A shortened version of Kreeft's much larger Summa of the Summa, which in turn was a shortened version of the Summa Theologica. The reason for the double shortening is pretty obvious: the original runs some 4000 pages! (The Summa of the Summa was just over 500.) The Summa is certainly the greatest, most ambitious, most rational book of theology ever written. In it, there is also much philosophy, which is selected, excerpted, arranged, introduced, and explained in footnotes here by Kreeft, a popular Thomist teacher and writer. St. Thomas Aquinas is universally recognized as one of the greatest philosophers who ever lived. His writings combine the two fundamental ideals of philosophical writing: clarity and profundity. He is a master of metaphysics and technical terminology, yet so full of both theoretical and practical wisdom. He is the master of common sense. The Summa Theologica is timeless, but particularly important today because of his synthesis of faith and reason, revelation and philosophy, and the Biblical and the classical Greco-Roman heritages. This little book is designed for beginners, either for classroom use or individually. It contains the most famous and influential passages of St. Thomas' philosophy with copious aids to understanding them.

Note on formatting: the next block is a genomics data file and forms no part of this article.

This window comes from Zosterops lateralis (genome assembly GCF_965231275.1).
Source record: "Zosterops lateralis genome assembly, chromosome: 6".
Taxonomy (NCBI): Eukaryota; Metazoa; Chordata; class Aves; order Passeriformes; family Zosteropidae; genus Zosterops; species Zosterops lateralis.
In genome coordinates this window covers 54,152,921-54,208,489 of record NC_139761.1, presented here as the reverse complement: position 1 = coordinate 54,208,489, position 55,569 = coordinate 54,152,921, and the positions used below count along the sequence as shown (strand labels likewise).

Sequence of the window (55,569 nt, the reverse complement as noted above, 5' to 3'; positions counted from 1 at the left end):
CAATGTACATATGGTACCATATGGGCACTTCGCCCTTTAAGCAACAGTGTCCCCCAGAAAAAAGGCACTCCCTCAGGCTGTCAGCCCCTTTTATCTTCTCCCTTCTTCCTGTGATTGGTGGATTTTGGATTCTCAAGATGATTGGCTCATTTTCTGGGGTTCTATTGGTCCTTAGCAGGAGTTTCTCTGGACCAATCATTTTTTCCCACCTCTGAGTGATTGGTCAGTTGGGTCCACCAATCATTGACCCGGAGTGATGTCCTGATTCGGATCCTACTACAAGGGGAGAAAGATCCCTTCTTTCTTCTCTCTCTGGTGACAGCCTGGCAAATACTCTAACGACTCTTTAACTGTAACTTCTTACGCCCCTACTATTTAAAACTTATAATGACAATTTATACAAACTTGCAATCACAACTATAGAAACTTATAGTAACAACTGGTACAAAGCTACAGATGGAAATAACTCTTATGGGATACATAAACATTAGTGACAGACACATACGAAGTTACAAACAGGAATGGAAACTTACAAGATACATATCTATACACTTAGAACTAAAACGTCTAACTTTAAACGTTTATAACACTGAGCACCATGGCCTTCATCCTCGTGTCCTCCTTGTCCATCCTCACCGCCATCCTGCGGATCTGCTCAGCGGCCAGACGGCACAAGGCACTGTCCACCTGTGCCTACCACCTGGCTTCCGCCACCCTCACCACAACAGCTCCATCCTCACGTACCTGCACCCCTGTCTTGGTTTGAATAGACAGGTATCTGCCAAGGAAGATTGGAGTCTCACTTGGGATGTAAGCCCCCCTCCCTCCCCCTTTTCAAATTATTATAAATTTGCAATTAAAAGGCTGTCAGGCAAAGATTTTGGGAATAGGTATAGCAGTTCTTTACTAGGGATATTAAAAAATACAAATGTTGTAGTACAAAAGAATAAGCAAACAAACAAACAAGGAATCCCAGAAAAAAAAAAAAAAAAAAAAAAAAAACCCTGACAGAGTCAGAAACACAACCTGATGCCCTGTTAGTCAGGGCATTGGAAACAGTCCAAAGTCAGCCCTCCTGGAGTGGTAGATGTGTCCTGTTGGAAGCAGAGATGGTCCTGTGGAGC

This book, more edited than written by Kreeft, is a marvelous introduction and uses Aquinas's own words in anthology form from a more direct and literal translation than some others books. Kreeft included copious amounts of footnotes that are a great aid in understanding the concepts presented, although I found Aquinas in his own words fairly understandable as is.
This book collects the essential passages of Aquinas' great work and thus much is left out. (Aquinas wrote a Summa of the Summa, cutting it down from 3000 pages to 500. This one pairs it down even further, to under 200 pages.) My appetite has been wetted by this book for more Aquinas.